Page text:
Morphological analysis of WJMSCs

WJMSCs of both groups were analyzed under inverted microscope at different passaging stages (P0, P1, P2) at 10x magnification power. At P0 stage GDM WJMSCs showed large spindle shaped morphology compared to control WJMSCs (Fig. 2A). At P1 stage GDM WJMSCs appeared as flattened as well as spindle shape as compared to control (Fig. 2B). While at P2 there was no difference seen in morphology of WJMSCs in both groups, showed normal spindle shape morphology (Fig. 2C).

Cell viability assay of WJMSCs

Trypan blue exclusion assay was used to evaluate the viability of GDM- WJMSCs as compared to NWMSCs. Cells of both groups were stained with trypan blue and in both groups viable cells were seen. The percentage of viability significantly increased with each passaging of cells in both groups. Whereas no statically significant difference was observed between two groups (Table II, Fig. 3).


 

Wound healing potential

In vitro scratch assay was used to analyze the wound healing potential of normal and GDM isolated WJ-MSCS. The healing area of the scratch was calculated at different hours (6th, 24th, 48th hours) in both groups (Table III). Significant difference in the healing potential was observed in GDM WJMSCs compared to control WJMSCs (Fig. 4). Statistical significance was considered as p <0.05.


 

Table II. Viability % of assay control and GDM WJMSCs (Mean ±SD).

Passaging stage

% of viability of control

% of viability of GDM WJMSCs

P value

P0

98.3±0.3

97.53±0.47

0.077

P1

99.20±30.19

98.86±0.15

0.078

P2

99.8±0.2

99.47±0.16

0.098

P3

99.9±0.17

99.9±0.1

1

 

Significant at <0.05. Mean ±SD student’s ‘t’ test.

 

Table III. Wound healing potential of WJMSCs and control WJMSCs (Mean ±SD).

Hours

Control WJMSCs

GDM WJMSCs

P Value

6h

38.1±0.30

32.1 ±0.4

<0.0001

24h

58.2±0.50

41.2±0.3

<0.0001

48h

88.63±0.30

77.9±0.45

<0.0001

 

Significant at <0.05. Mean ±SD student’s ‘t’ test.

DISCUSSION

GDM is considered as a common medical problem leading to a variety of maternal and fetal problems (Imam 2012). The main culprit being high maternal blood glucose which passes though the placenta into the fetal blood (Vrachnis et al., 2012). The major causes of diabetic complications are the continuous formation of reactive oxygen species and also inflammation due to increased glucose level (Hadarits et al., 2016; Manea et al., 2015).

In this study we assessed the wound healing potential, cell viability and morphological aspects of Wharton’s jelly derived mesenchymal stem cells of GDM affected and non-affected mothers. The normal morphological shape of stem cells may be altered in several diseases including in certain metabolic conditions (Chan et al., 2013). There were no significant morphological and phenotypic differences reported between normal perivascular stem cells (N-PVCs) and GDM affected perivascular cells (GDM-PVCs) (Klinkhammer et al., 2014; Xu et al., 2012). Our results showed that few morphological changes at different passages. At P0 stage GDM WJMSCs showed large spindle shape compared to control WJMSCs (Fig. 2A). At P1 stage GDM WJMSCs appeared as flattened as well as spindle shape compared to control (Fig. 2B). While at P2 there was no difference seen in morphology of WJMSCs in both groups, showed normal spindle shape morphology. (Fig. 2C). We assessed by our results, no significant morphological changes were seen in WJMSCs at P2 stage in both groups.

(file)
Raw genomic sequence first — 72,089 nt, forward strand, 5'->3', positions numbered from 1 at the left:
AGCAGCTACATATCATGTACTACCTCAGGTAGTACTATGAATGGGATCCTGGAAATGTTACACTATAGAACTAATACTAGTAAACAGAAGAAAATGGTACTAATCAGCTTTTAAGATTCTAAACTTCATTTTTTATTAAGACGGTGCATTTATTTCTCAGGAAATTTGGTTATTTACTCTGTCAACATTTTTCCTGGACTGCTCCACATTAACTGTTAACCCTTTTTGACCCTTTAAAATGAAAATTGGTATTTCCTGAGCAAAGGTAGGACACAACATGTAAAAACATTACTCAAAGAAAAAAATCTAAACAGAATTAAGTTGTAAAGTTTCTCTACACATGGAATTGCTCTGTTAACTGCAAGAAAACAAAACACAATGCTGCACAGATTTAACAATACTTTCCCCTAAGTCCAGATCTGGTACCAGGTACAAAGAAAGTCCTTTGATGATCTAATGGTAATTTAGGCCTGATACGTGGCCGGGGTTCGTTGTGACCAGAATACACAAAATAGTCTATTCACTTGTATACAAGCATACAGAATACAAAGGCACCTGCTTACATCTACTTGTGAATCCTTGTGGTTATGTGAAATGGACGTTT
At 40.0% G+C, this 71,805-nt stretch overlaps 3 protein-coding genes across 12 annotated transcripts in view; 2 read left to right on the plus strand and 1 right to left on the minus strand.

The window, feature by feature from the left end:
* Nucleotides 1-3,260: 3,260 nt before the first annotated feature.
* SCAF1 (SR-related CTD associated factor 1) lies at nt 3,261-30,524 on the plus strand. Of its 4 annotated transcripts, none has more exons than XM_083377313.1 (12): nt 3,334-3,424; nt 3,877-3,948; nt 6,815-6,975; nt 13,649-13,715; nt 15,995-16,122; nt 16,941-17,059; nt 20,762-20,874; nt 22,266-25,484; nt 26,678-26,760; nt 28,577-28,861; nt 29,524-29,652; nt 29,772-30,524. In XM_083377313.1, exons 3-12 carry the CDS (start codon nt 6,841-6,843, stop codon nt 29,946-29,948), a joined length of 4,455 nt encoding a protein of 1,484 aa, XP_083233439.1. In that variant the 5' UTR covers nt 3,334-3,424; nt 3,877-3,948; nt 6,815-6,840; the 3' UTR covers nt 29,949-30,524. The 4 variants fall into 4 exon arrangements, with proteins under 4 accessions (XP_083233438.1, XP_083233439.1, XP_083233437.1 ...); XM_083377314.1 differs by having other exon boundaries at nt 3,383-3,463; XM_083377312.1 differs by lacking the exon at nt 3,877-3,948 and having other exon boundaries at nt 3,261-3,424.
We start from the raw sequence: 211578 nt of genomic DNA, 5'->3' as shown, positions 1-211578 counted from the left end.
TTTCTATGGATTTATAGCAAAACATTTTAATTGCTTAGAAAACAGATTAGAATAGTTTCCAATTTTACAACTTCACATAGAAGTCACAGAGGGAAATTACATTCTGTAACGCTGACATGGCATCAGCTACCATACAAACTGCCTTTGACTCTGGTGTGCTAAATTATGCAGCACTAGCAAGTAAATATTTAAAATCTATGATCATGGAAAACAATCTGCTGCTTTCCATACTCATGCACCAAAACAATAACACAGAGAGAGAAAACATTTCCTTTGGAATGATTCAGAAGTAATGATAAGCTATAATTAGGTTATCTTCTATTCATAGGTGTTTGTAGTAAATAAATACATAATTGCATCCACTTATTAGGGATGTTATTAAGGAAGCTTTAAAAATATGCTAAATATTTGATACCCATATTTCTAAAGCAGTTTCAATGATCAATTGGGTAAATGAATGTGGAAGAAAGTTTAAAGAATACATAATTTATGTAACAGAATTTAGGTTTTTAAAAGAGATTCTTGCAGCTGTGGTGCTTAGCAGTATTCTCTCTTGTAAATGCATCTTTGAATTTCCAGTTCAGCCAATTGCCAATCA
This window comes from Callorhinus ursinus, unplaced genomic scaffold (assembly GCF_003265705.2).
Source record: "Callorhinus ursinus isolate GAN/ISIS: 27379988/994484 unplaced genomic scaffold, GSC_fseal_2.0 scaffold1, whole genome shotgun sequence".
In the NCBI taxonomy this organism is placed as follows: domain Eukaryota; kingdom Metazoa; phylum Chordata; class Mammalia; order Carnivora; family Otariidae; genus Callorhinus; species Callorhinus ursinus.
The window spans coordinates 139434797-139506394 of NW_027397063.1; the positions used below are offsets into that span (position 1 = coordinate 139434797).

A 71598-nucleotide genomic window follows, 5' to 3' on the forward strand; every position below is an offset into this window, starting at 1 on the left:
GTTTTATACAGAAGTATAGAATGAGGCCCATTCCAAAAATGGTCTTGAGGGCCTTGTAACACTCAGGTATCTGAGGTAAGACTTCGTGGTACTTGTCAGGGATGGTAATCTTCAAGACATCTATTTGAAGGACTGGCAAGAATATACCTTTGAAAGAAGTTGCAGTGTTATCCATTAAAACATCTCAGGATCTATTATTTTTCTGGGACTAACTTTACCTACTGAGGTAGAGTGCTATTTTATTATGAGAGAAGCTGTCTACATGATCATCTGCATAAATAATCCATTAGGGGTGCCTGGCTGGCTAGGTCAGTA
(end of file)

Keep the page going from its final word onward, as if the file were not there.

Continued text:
Many studies have stated that metabolic derangement during gestation disturbs the biological characteristics of fetal stem cells. Clinical uses of WJMSCs require the evaluation of cells proliferation, survival rate and cell death before any transplantation processes (Geissler et al., 2012; Mantovani et al., 2012; Moon et al., 2013).

Trypan blue is a dye that enters in to the dead cells because of their increased penetrability and causes their blue coloration, while viable cells because of their intact cell membrane structure, exclude the dye (Wang et al. 2014; Rochette et al., 2014). These criteria were used in our study to calculate the percentage of viable cells in GDM and control WJMSCs. Wajid et al. (2015) calculated cell viability in GDM WJMSCs and reported that viability was found to be decrease in these cells as compared to control. Kim and coworkers previously reported that umbilical cord mesenchymal stromal cells affected by GDM displayed decreased growth rate and underwent premature senescence and noticed a reduction of WJMSCs cell viability and proliferation rate (Kim et al., 2015). Our results showed that cells viability with different passaging (P0, P1, P2) was increased in both group of WJMSCs Table II.